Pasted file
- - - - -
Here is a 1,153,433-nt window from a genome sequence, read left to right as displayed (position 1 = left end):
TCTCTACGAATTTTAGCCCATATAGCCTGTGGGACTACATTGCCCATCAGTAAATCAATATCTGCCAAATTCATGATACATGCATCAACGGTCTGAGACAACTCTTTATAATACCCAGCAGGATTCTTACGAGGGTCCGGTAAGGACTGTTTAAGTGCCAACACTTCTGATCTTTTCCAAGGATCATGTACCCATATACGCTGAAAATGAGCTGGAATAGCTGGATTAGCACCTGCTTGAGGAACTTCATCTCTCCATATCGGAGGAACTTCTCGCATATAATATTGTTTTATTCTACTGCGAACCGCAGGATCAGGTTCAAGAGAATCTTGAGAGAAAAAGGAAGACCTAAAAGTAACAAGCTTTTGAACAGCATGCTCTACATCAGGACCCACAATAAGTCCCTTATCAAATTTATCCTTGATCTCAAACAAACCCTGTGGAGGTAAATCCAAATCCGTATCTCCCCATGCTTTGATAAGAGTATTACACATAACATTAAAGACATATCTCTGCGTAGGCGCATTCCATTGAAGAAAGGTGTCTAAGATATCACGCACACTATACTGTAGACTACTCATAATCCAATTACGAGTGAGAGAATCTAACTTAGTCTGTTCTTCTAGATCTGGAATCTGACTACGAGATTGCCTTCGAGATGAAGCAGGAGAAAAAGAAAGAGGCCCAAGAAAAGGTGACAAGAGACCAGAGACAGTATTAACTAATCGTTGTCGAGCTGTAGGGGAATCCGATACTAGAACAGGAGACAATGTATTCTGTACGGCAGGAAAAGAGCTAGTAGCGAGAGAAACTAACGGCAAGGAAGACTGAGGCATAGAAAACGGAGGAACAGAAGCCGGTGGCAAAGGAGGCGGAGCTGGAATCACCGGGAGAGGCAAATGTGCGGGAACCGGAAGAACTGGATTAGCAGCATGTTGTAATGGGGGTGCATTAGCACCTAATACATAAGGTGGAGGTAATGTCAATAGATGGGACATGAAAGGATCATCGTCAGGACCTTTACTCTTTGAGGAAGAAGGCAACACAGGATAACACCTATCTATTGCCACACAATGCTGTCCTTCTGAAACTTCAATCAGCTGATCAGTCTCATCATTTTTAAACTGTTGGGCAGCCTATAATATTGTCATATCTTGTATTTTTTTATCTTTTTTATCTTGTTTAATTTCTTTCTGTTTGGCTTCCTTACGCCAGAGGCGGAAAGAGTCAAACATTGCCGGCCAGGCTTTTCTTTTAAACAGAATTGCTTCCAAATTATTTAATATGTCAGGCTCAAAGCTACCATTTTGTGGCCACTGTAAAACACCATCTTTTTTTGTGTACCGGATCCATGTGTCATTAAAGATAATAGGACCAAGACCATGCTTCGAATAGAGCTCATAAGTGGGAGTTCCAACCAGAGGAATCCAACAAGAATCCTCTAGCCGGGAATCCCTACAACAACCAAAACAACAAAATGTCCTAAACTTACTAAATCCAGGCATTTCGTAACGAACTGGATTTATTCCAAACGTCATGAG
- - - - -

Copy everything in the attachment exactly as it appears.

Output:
Here is a 1,153,433-nt window from a genome sequence, read left to right as displayed (position 1 = left end):
TCTCTACGAATTTTAGCCCATATAGCCTGTGGGACTACATTGCCCATCAGTAAATCAATATCTGCCAAATTCATGATACATGCATCAACGGTCTGAGACAACTCTTTATAATACCCAGCAGGATTCTTACGAGGGTCCGGTAAGGACTGTTTAAGTGCCAACACTTCTGATCTTTTCCAAGGATCATGTACCCATATACGCTGAAAATGAGCTGGAATAGCTGGATTAGCACCTGCTTGAGGAACTTCATCTCTCCATATCGGAGGAACTTCTCGCATATAATATTGTTTTATTCTACTGCGAACCGCAGGATCAGGTTCAAGAGAATCTTGAGAGAAAAAGGAAGACCTAAAAGTAACAAGCTTTTGAACAGCATGCTCTACATCAGGACCCACAATAAGTCCCTTATCAAATTTATCCTTGATCTCAAACAAACCCTGTGGAGGTAAATCCAAATCCGTATCTCCCCATGCTTTGATAAGAGTATTACACATAACATTAAAGACATATCTCTGCGTAGGCGCATTCCATTGAAGAAAGGTGTCTAAGATATCACGCACACTATACTGTAGACTACTCATAATCCAATTACGAGTGAGAGAATCTAACTTAGTCTGTTCTTCTAGATCTGGAATCTGACTACGAGATTGCCTTCGAGATGAAGCAGGAGAAAAAGAAAGAGGCCCAAGAAAAGGTGACAAGAGACCAGAGACAGTATTAACTAATCGTTGTCGAGCTGTAGGGGAATCCGATACTAGAACAGGAGACAATGTATTCTGTACGGCAGGAAAAGAGCTAGTAGCGAGAGAAACTAACGGCAAGGAAGACTGAGGCATAGAAAACGGAGGAACAGAAGCCGGTGGCAAAGGAGGCGGAGCTGGAATCACCGGGAGAGGCAAATGTGCGGGAACCGGAAGAACTGGATTAGCAGCATGTTGTAATGGGGGTGCATTAGCACCTAATACATAAGGTGGAGGTAATGTCAATAGATGGGACATGAAAGGATCATCGTCAGGACCTTTACTCTTTGAGGAAGAAGGCAACACAGGATAACACCTATCTATTGCCACACAATGCTGTCCTTCTGAAACTTCAATCAGCTGATCAGTCTCATCATTTTTAAACTGTTGGGCAGCCTATAATATTGTCATATCTTGTATTTTTTTATCTTTTTTATCTTGTTTAATTTCTTTCTGTTTGGCTTCCTTACGCCAGAGGCGGAAAGAGTCAAACATTGCCGGCCAGGCTTTTCTTTTAAACAGAATTGCTTCCAAATTATTTAATATGTCAGGCTCAAAGCTACCATTTTGTGGCCACTGTAAAACACCATCTTTTTTTGTGTACCGGATCCATGTGTCATTAAAGATAATAGGACCAAGACCATGCTTCGAATAGAGCTCATAAGTGGGAGTTCCAACCAGAGGAATCCAACAAGAATCCTCTAGCCGGGAATCCCTACAACAACCAAAACAACAAAATGTCCTAAACTTACTAAATCCAGGCATTTCGTAACGAACTGGATTTATTCCAAACGTCATGAG